Killer horse virus source likely to remain mystery

By Ben Irwin

The virus has killed seven mares and infected six others. Photo / Thinkstock
The virus has killed seven mares and infected six others. Photo / Thinkstock

The Ministry for Primary Industries says it may never know the origin of a neurological strain of equine herpes which has so far killed seven thoroughbred horses.

The virus - a neurological strain of the common equine herpes virus type 1 - has struck in New Zealand for the first time, killing seven mares and leaving another six infected at a Waikato stud farm.

The farm is in lockdown. Authorities are refusing to name it, citing privacy concerns.

Andre van Halderen, principal adviser at the Ministry for Primary Industries, said the virus was difficult to diagnose and confirm which made the source hard to track.

"It could have come in at some stage through an imported horse or it could be a mutation that arose here," Mr van Halderen said. "I'm pretty sure we'll never be able to pin-point where it came from."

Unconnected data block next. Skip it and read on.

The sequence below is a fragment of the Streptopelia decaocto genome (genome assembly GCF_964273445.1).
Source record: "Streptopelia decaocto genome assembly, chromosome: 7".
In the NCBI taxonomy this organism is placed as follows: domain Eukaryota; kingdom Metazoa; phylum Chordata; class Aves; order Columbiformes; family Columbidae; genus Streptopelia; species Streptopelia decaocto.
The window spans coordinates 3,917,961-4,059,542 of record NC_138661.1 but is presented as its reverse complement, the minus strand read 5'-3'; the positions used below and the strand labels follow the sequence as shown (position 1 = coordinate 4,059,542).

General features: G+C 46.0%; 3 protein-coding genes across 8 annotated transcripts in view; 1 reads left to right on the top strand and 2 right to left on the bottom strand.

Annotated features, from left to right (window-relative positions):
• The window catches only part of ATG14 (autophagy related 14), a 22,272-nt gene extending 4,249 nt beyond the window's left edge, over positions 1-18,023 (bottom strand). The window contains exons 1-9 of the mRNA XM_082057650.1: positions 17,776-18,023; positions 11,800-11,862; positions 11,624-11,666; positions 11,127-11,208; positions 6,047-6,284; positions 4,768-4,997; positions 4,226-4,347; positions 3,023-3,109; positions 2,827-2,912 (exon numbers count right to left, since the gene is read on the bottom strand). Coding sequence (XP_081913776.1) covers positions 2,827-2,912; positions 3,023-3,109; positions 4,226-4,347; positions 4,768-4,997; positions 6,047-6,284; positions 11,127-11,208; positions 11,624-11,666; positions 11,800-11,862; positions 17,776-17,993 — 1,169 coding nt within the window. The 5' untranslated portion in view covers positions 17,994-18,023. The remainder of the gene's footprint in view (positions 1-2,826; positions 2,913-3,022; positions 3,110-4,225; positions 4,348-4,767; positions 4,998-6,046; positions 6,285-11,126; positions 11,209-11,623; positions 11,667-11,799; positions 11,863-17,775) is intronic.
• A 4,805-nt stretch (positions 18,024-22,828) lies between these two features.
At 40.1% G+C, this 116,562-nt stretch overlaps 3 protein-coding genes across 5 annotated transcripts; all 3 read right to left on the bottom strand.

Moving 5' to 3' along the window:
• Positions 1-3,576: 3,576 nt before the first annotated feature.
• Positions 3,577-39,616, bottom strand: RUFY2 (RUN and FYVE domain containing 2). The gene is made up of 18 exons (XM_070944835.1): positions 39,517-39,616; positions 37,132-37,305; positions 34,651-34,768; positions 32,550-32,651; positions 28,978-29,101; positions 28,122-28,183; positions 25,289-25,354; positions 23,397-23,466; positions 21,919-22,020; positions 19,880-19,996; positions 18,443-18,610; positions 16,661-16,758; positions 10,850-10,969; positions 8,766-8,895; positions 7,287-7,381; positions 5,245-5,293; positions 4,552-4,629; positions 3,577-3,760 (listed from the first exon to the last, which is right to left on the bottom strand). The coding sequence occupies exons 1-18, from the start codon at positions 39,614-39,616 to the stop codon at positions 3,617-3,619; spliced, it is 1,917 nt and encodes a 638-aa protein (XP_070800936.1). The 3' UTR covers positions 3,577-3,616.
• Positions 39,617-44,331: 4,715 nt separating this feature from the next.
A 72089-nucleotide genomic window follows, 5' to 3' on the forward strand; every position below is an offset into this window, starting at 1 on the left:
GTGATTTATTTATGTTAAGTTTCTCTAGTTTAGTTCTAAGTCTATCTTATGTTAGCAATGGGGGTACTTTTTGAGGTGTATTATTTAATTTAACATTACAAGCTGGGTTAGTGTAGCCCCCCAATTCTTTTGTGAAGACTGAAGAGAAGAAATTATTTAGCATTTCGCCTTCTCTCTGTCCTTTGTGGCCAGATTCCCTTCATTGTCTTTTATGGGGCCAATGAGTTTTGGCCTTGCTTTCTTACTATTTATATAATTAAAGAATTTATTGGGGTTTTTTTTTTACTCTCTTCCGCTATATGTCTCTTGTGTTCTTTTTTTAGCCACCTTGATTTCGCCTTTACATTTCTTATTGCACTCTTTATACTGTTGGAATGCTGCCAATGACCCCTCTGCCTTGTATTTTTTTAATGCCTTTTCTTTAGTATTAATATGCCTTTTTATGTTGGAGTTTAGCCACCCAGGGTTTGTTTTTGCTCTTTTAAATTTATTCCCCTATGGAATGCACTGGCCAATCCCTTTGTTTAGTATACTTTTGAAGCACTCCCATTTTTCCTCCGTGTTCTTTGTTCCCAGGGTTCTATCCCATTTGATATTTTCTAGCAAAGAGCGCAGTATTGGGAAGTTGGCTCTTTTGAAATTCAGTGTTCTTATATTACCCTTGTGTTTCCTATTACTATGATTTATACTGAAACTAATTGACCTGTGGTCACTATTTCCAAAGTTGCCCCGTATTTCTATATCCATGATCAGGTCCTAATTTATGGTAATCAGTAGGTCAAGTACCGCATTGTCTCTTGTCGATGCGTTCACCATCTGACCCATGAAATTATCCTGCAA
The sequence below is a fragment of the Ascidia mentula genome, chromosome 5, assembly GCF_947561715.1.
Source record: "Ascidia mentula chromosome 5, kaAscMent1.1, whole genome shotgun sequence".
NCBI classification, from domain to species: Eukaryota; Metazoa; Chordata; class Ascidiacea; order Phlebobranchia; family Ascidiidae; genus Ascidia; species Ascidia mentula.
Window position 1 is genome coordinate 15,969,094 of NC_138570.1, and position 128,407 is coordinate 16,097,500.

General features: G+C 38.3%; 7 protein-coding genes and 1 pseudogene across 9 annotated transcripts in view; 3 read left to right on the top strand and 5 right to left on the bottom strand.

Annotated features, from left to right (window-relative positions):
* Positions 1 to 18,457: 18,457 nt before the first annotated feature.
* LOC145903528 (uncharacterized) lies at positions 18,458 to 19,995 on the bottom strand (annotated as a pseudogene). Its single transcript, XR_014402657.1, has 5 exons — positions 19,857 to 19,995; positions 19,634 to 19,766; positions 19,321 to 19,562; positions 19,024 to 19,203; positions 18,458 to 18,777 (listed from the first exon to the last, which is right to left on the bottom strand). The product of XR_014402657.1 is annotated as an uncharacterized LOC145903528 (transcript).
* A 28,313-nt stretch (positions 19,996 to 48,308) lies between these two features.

Thirty other mares that had been in contact with the infected dozen were segregated from the rest and were being monitored for any possible symptoms.

Mr van Halderen would not name the stud farm at the centre of the outbreak for the owner's sake.

"We do that as a matter of a principle."

However, Neil Clarkson, news editor of, said it was important owners knew who had been in contact with their horses.

"My initial concern would be looking after my horses in terms of being careful who was [given] access to them."

Mr Clarkson said the outbreak was concerning and economically damaging to the industry.

"We would have to be buoyed that the Ministry for Primary Industries indicates that the situation is under control, but at the end of the day the neurological form of EHV1 is a very nasty form of the disease."

Michael Martin, chief executive of the Thoroughbred Breeders' Association, was confident that the outbreak had been dealt with appropriately.

"Everybody in this industry for years has been conscious of quarantining and [knowing] how important animal health is in New Zealand," Mr Martin said.

The stud farm in question will be under quarantine for at least 21 days. However, if a new case is confirmed that will be extended.

- NZ Herald

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